1. The Semi-ultimate "Life's Hanging By A Thread" Ride;

2. The Ultimate Rolling Good Times Ride; and

3. The Ultimate Taste of the Singapore River Ride.

"The Semi-ultimate Life's Hanging By A Thread" Ride

One of the cords is detached after launch. The steel capsule hits the tower structure, surrounding trees and buildings several times when bouncing up and down. Riders need not worry as this is all designed as part of the ride. You will not get hurt but will only experience more thrill as our steel capsule is incollapsible. (Remember our 100% safety record?) Note: The company reserves the right to upgrade any normal ride to this ride without any notice at all. Riders should consider this as a bonus since the ride will be more thrilling than the normal ride with 2 cords yet they don't have to pay anything extra for the upgrade.

"The Ultimate Rolling Good Times" Ride

Both cords detach themselves after launch and the steel capsule is projected towards the top of Fort Canning Hill. Depending on the prevailing wind strength and direction, the capsule may roll down any side of the hill. You may end up in at Fort Canning Rise, Hill Street or River Valley Road, depending on which slope you roll down. This is a built-in free bonus tour of the city for those in a hurry. Riders need not worry about safety as our steel capsules are built with industrial strength stainless steel and will not buckle under any circumstances. Remember, we have a 100% safety record.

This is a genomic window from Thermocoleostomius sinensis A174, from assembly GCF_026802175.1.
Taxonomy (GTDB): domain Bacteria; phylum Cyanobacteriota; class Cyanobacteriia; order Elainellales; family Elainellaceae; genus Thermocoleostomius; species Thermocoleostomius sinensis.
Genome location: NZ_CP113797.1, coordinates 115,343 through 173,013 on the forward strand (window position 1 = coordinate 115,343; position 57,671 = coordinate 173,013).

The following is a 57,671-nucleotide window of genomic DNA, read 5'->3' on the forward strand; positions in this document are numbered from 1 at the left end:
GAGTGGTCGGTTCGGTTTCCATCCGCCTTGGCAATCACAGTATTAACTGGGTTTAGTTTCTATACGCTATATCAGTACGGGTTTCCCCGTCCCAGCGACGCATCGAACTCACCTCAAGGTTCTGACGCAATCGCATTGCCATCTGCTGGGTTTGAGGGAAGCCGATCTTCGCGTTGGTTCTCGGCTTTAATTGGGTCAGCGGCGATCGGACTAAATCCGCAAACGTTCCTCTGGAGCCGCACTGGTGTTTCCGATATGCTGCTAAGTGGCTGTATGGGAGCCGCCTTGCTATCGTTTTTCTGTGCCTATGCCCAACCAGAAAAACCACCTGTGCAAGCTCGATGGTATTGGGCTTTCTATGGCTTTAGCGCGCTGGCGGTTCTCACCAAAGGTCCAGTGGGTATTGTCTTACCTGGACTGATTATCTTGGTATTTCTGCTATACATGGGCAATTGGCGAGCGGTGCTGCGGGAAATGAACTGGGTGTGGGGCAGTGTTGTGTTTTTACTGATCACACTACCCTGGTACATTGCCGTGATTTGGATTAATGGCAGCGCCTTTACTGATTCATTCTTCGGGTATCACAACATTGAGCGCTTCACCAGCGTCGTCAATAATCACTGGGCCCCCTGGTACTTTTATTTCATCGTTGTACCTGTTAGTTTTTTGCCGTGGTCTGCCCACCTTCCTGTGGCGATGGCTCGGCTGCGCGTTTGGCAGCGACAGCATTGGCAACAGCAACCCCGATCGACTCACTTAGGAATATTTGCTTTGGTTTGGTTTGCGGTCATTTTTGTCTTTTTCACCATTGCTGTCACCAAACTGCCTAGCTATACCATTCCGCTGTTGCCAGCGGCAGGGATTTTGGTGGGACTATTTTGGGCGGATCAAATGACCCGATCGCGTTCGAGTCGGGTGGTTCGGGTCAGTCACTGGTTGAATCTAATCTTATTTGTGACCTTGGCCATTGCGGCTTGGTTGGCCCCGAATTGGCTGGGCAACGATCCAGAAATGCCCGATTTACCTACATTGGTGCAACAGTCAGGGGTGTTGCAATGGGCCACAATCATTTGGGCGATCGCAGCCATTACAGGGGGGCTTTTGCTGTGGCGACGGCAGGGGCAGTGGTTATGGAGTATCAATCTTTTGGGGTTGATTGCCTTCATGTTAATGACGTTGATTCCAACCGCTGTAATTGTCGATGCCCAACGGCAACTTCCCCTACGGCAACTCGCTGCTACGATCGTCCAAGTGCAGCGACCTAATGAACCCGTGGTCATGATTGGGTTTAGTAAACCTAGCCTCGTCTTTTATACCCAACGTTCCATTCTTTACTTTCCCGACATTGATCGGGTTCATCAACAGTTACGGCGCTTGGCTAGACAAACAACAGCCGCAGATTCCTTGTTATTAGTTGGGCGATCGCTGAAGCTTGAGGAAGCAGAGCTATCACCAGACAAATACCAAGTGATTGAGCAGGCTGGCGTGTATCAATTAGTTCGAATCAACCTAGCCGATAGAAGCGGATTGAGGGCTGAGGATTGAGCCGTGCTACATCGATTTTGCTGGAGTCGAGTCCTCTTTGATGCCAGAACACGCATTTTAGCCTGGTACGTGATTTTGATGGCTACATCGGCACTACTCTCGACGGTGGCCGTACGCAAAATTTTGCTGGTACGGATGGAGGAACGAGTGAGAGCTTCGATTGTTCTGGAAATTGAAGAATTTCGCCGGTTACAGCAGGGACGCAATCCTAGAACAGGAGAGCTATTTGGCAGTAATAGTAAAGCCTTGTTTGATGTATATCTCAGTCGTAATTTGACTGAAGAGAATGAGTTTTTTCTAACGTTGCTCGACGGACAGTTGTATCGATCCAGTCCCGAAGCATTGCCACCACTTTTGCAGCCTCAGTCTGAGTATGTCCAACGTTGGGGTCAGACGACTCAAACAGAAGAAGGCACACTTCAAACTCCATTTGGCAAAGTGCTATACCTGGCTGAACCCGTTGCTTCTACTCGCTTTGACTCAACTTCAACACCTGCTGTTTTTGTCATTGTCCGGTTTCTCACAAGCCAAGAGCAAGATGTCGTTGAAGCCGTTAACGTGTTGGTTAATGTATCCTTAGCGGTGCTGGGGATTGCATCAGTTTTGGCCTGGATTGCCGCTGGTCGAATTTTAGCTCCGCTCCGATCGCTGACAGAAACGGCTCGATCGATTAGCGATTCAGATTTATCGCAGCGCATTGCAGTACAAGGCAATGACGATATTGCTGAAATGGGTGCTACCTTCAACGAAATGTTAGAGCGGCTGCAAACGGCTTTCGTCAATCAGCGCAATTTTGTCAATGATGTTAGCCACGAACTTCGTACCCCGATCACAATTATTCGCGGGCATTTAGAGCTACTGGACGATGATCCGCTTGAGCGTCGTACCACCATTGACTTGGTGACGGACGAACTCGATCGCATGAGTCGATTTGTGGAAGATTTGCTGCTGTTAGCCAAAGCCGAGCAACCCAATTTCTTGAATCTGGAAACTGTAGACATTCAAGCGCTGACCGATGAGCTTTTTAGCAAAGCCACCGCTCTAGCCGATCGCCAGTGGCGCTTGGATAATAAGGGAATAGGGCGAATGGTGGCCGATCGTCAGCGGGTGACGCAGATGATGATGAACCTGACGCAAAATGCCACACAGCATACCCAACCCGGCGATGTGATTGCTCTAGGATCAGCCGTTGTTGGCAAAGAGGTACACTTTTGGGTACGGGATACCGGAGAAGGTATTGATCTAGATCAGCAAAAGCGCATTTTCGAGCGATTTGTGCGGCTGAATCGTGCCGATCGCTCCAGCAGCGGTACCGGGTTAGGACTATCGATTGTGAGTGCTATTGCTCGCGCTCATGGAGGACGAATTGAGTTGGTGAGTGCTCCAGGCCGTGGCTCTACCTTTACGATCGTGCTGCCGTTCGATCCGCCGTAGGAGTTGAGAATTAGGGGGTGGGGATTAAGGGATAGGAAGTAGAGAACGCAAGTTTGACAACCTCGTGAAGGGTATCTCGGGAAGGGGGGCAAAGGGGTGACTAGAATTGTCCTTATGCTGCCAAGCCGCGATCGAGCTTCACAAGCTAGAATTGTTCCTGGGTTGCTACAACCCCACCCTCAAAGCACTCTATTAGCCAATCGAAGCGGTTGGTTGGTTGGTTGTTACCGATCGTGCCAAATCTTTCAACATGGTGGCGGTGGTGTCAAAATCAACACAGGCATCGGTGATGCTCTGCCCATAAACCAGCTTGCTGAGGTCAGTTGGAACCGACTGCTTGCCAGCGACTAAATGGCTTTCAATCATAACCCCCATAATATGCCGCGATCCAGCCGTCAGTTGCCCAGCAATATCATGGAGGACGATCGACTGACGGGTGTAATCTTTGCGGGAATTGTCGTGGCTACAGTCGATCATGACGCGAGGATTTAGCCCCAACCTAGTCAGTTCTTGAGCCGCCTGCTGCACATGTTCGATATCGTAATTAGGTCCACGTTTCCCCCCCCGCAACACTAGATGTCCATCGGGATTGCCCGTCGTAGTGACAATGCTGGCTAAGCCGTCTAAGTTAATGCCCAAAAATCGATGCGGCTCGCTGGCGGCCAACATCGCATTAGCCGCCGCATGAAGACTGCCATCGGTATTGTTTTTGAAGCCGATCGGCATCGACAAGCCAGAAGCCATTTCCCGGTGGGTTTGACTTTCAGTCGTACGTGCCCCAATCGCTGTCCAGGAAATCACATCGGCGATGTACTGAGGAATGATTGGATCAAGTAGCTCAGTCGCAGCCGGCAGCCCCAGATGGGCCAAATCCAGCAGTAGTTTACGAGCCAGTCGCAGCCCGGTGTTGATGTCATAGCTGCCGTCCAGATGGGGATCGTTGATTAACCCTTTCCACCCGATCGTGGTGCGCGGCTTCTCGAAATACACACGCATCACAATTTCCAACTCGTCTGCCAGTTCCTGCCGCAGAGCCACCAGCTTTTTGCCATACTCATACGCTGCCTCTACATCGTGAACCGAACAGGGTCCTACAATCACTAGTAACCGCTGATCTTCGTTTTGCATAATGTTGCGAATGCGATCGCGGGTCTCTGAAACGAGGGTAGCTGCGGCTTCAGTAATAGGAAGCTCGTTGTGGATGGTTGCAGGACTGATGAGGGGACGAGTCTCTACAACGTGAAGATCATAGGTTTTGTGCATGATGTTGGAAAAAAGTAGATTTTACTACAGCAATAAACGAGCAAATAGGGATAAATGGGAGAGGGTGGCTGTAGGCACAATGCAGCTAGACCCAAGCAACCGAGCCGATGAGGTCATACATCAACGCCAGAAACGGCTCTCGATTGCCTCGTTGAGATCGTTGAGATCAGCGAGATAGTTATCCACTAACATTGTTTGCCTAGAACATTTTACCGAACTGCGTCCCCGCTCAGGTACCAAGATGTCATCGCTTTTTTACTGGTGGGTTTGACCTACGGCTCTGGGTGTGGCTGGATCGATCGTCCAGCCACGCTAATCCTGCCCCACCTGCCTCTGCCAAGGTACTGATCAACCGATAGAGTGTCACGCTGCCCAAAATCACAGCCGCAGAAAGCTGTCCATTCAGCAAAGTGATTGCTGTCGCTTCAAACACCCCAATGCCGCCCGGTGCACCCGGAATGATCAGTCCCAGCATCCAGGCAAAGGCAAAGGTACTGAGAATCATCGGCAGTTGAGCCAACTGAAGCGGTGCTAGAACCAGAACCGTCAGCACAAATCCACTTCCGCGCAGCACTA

"The Ultimate Taste of the Singapore River" Ride

Both cords also detach themselves after launch but in this ride, the steel capsule is projected towards the Singapore River just in front of the launch site. Riders would be submerged in the river for 1 minute. They would get first-hand experience on how successful our clean-up of the rivers has been. After 1 minute, the capsule would be retrieved by our naval divers who are very experienced and well-trained in retrieving objects and bodies out of our waterways, even in pitch darkness. (Remember our 100% safety record?) For those who would like to stay a little longer to admire the bountiful aquatic life in the river, we provide diving masks and scuba tanks at no additional cost.

7 comments:

Chris said...

Some people live life on the edge. But I'm not one of them. I was holidaying in NZ many moons ago, and bangy-jump was all the rage then. It was not cheap, I think to do a jump, each of us had to shell out more than a S$100. It's not the money. I won't do it even if they had offered me money to do so. Shits do happen, u know.

frannxis said...

I too won't do it even if they had offered me money to do so. My most thrilling ride was just the roller-coater at the Gold Coast. I doubt I will do that again also. Nothing is 100% safe.

Lam Chun See said...

Don't talk about bungee jumping. Nowadays even Genting roller coaster I dare not. Don't know why. When younger I loved it.

Talking about roller coasters, u guys remember the super mild one at our Kallang Wonderland?

Victor said...

Hi Chun See, you seem to have been quite busy lately. Haven't heard from you for quite a while.

Yes, I remember that roller coaster ride in Kallang Wonderland. That amusement park was a futile effort to bring back the good old days of our own 3 Worlds - Gay World, Great World and New World. Talking about that, I think that these 3 Worlds make a good nostalgic blog for yesterday.sg. Are you keen?

Lam Chun See said...

Yes I have plans to blog about those.

Keropok Man said...

ooo..

realise that it's exactly 1 year ago that the incident happened!

Victor said...

Oh yes. I didn't even realised it was exacty one year if you didn't point it out to me.